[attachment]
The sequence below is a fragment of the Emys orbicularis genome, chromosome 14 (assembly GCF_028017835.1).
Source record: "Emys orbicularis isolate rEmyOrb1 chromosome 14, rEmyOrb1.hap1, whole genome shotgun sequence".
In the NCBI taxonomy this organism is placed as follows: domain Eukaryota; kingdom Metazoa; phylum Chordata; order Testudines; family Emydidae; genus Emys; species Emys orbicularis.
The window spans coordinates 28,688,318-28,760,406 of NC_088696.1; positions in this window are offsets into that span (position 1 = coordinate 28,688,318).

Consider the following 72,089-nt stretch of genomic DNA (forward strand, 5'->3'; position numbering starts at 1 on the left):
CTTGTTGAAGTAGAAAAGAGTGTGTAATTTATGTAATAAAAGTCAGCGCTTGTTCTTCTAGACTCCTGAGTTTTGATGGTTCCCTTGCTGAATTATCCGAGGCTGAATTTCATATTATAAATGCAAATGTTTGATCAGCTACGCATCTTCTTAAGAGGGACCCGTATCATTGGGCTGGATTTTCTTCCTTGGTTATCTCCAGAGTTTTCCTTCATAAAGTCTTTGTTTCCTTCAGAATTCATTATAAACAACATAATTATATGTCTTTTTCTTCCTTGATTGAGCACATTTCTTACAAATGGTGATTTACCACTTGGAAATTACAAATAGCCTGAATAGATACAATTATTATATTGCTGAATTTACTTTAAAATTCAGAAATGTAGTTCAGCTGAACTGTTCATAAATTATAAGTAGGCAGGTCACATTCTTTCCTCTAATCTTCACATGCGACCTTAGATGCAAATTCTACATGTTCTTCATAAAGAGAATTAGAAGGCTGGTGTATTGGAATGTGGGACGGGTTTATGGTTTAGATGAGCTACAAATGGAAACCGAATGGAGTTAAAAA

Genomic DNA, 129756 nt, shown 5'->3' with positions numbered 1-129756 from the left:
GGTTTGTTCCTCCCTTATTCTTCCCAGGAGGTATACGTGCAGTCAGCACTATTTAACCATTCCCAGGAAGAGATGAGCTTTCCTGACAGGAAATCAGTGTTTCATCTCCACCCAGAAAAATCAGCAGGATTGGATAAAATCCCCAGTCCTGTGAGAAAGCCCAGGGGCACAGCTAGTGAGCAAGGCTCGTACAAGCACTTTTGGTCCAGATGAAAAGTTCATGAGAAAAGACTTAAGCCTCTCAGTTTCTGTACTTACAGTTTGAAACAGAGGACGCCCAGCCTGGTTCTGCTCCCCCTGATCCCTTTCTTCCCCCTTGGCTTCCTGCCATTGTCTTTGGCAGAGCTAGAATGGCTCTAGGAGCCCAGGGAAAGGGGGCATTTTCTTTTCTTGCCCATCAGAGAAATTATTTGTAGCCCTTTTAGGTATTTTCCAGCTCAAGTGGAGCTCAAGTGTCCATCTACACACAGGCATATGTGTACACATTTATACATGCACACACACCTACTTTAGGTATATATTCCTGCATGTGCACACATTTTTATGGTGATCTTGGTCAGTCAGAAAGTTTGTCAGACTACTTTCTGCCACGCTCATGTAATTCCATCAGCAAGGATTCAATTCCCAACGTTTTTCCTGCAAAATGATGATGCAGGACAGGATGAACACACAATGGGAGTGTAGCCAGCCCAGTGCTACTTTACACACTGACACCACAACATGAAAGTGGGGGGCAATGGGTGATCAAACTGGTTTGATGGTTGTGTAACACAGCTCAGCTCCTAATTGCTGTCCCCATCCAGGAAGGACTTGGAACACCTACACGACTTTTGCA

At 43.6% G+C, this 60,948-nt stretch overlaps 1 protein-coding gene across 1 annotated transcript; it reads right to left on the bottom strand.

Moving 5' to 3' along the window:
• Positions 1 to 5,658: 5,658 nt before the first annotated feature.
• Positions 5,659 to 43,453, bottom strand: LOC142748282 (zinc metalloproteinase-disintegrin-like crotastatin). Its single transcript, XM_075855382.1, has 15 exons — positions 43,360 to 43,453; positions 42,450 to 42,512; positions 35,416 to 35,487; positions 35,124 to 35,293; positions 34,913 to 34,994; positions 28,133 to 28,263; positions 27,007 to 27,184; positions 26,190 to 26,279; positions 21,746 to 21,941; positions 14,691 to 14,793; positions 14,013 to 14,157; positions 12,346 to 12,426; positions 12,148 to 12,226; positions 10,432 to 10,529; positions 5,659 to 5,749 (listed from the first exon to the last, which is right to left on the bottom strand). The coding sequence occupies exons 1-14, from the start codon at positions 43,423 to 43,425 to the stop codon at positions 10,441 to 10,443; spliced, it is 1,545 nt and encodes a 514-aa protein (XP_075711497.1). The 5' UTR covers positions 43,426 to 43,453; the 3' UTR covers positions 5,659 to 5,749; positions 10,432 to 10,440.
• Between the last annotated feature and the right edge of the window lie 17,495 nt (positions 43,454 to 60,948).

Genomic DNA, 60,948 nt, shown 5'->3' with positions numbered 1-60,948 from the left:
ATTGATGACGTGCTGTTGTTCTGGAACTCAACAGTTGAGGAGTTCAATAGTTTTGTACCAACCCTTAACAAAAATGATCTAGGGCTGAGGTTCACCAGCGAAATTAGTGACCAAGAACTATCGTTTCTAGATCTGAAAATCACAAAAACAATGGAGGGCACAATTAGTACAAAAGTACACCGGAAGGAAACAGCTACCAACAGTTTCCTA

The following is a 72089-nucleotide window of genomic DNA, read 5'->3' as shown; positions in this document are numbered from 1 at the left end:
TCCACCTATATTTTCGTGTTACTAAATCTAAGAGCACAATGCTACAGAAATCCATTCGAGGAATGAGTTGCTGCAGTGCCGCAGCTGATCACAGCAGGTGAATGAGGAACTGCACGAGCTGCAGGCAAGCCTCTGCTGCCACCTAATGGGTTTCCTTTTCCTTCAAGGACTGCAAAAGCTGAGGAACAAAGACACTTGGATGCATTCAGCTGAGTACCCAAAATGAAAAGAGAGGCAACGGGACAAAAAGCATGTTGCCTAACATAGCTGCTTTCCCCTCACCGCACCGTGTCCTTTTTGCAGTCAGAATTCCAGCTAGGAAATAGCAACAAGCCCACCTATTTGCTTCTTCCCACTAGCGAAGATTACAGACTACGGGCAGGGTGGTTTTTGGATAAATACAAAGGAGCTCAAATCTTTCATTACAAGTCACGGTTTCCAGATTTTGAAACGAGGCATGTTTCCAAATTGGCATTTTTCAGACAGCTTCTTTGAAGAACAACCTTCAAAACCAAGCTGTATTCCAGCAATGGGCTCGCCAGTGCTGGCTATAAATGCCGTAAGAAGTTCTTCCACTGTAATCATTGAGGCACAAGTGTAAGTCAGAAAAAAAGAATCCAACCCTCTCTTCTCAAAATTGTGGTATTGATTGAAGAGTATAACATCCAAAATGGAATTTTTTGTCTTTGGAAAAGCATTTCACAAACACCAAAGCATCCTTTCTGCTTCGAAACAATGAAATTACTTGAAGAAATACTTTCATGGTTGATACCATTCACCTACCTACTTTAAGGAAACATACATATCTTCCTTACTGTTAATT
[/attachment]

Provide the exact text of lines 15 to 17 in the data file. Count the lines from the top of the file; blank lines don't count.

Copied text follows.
ATTGATGACGTGCTGTTGTTCTGGAACTCAACAGTTGAGGAGTTCAATAGTTTTGTACCAACCCTTAACAAAAATGATCTAGGGCTGAGGTTCACCAGCGAAATTAGTGACCAAGAACTATCGTTTCTAGATCTGAAAATCACAAAAACAATGGAGGGCACAATTAGTACAAAAGTACACCGGAAGGAAACAGCTACCAACAGTTTCCTA

The following is a 72089-nucleotide window of genomic DNA, read 5'->3' as shown; positions in this document are numbered from 1 at the left end:
TCCACCTATATTTTCGTGTTACTAAATCTAAGAGCACAATGCTACAGAAATCCATTCGAGGAATGAGTTGCTGCAGTGCCGCAGCTGATCACAGCAGGTGAATGAGGAACTGCACGAGCTGCAGGCAAGCCTCTGCTGCCACCTAATGGGTTTCCTTTTCCTTCAAGGACTGCAAAAGCTGAGGAACAAAGACACTTGGATGCATTCAGCTGAGTACCCAAAATGAAAAGAGAGGCAACGGGACAAAAAGCATGTTGCCTAACATAGCTGCTTTCCCCTCACCGCACCGTGTCCTTTTTGCAGTCAGAATTCCAGCTAGGAAATAGCAACAAGCCCACCTATTTGCTTCTTCCCACTAGCGAAGATTACAGACTACGGGCAGGGTGGTTTTTGGATAAATACAAAGGAGCTCAAATCTTTCATTACAAGTCACGGTTTCCAGATTTTGAAACGAGGCATGTTTCCAAATTGGCATTTTTCAGACAGCTTCTTTGAAGAACAACCTTCAAAACCAAGCTGTATTCCAGCAATGGGCTCGCCAGTGCTGGCTATAAATGCCGTAAGAAGTTCTTCCACTGTAATCATTGAGGCACAAGTGTAAGTCAGAAAAAAAGAATCCAACCCTCTCTTCTCAAAATTGTGGTATTGATTGAAGAGTATAACATCCAAAATGGAATTTTTTGTCTTTGGAAAAGCATTTCACAAACACCAAAGCATCCTTTCTGCTTCGAAACAATGAAATTACTTGAAGAAATACTTTCATGGTTGATACCATTCACCTACCTACTTTAAGGAAACATACATATCTTCCTTACTGTTAATT